PROFITABILITY: DOES SIZE MATTER? KEY POINTS At the operating level, the global airline industry has been marginally profitable for the past two years. In 2005, operating profits were US$4.3 billion – a 1% margin – though the industry still made net losses (after interest, taxation and exceptional items) of US$3.2 billion. There was also a very wide divergence in operating performance between airlines. In our analysis, eight airlines made operating profits of more than $500 million, but twenty airlines made operating losses, with nine losing over $100 million each. There is no correlation at all between size and profit margins. The divergence of operating profit margins demonstrates the influence of a wide range of strategic, cost and management factors on profits, but no clear link with size. Fifteen airlines enjoyed a margin of over 10%. The highest margins are currently earned by “no-frills” operators, but there are several examples of successful airlines with a network or regional business model. Gol, Ryanair and Air Asia are the top three airlines by margin, but network airline COPA was a close fourth with an operating margin of 17.3% in 2005. There are successful airlines in every region. In terms of size, there is some evidence that the larger an airline the higher the level of operating profits it earns. Larger airlines can deploy scale, scope and density advantages to generate a positive return in their markets. However, a number of exceptions ensure that the correlation of size with absolute profits is not a rule. Size has meant bigger losses for some airlines too. This does not mean that any future consolidation in the industry will not help to improve efficiency and profitability. It makes the point though that the strategic focus of such consolidation needs to be on identifying ways to boost margins and profits rather than just on capturing market share.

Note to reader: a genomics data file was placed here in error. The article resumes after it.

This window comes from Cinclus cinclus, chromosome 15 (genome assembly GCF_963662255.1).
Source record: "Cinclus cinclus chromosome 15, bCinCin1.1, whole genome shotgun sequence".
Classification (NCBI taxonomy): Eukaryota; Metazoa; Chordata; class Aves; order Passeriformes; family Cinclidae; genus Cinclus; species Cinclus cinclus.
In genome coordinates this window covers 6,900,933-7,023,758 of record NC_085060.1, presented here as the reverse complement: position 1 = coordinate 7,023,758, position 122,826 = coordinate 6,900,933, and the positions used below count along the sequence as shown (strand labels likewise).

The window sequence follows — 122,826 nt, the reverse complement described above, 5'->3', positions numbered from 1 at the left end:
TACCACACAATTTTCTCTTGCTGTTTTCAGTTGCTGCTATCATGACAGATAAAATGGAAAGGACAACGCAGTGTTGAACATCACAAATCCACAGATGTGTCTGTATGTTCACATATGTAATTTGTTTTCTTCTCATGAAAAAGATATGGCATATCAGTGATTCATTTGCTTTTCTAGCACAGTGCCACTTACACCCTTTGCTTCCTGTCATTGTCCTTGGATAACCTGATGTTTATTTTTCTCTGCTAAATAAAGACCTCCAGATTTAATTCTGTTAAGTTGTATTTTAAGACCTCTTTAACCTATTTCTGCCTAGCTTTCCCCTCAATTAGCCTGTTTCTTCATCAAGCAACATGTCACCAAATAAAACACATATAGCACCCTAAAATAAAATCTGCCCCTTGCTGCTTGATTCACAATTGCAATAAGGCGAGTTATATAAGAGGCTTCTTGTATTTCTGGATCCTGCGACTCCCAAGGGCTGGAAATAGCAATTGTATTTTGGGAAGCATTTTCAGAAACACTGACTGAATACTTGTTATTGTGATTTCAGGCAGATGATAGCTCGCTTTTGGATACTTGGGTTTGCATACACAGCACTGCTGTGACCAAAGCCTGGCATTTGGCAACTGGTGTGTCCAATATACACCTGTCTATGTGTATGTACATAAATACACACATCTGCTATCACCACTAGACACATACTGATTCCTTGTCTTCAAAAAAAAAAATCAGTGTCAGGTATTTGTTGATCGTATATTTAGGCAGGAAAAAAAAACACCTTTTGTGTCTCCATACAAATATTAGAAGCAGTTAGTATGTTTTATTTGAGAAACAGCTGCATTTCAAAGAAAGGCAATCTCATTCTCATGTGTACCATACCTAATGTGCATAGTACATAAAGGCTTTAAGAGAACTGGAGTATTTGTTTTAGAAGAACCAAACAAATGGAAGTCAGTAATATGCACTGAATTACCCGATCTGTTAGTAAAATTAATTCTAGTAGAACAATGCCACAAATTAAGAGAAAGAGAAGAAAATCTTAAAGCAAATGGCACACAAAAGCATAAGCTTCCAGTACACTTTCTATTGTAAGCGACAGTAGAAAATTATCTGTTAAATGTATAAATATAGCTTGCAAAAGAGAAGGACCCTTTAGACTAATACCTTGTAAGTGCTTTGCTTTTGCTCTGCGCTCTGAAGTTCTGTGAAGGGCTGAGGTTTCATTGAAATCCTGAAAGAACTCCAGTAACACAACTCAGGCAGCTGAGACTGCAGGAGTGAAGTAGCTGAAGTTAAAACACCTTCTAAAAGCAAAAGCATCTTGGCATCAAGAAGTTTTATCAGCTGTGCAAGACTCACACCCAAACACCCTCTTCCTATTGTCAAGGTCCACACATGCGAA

OPERATING PROFITS BY AIRLINE An analysis of the latest fiscal year performance of 85 of the world’s major airlines– who together account for 85% of global passenger volumes and the vast majority of global freight volumes – shows that: Eight airlines made operating profits of more than US$ 500 million, with three earning over US$ 1 billion (see Appendix). Nine of the ten highest airlines by total profits are IATA members, the exception being Southwest. However, twenty airlines made operating losses, nine of whom lost over US$ 100 million. European and Asia-Pacific network airlines and major cargo airlines are among the highest profit generators. By contrast, nine of the twenty airlines that made operating losses were US carriers. Fourteen airlines enjoyed an operating profit margin (profit as a percentage of revenues) of over 10%, which is around the level necessary for returns to be able to match the cost of capital. No-frills operators dominate this list, with Gol, Ryanair and Air Asia the world’s top three airlines by profitability. Six of the 14 airlines with margins above 10% are IATA members. There are airlines with margins of 9.5% or over in every region.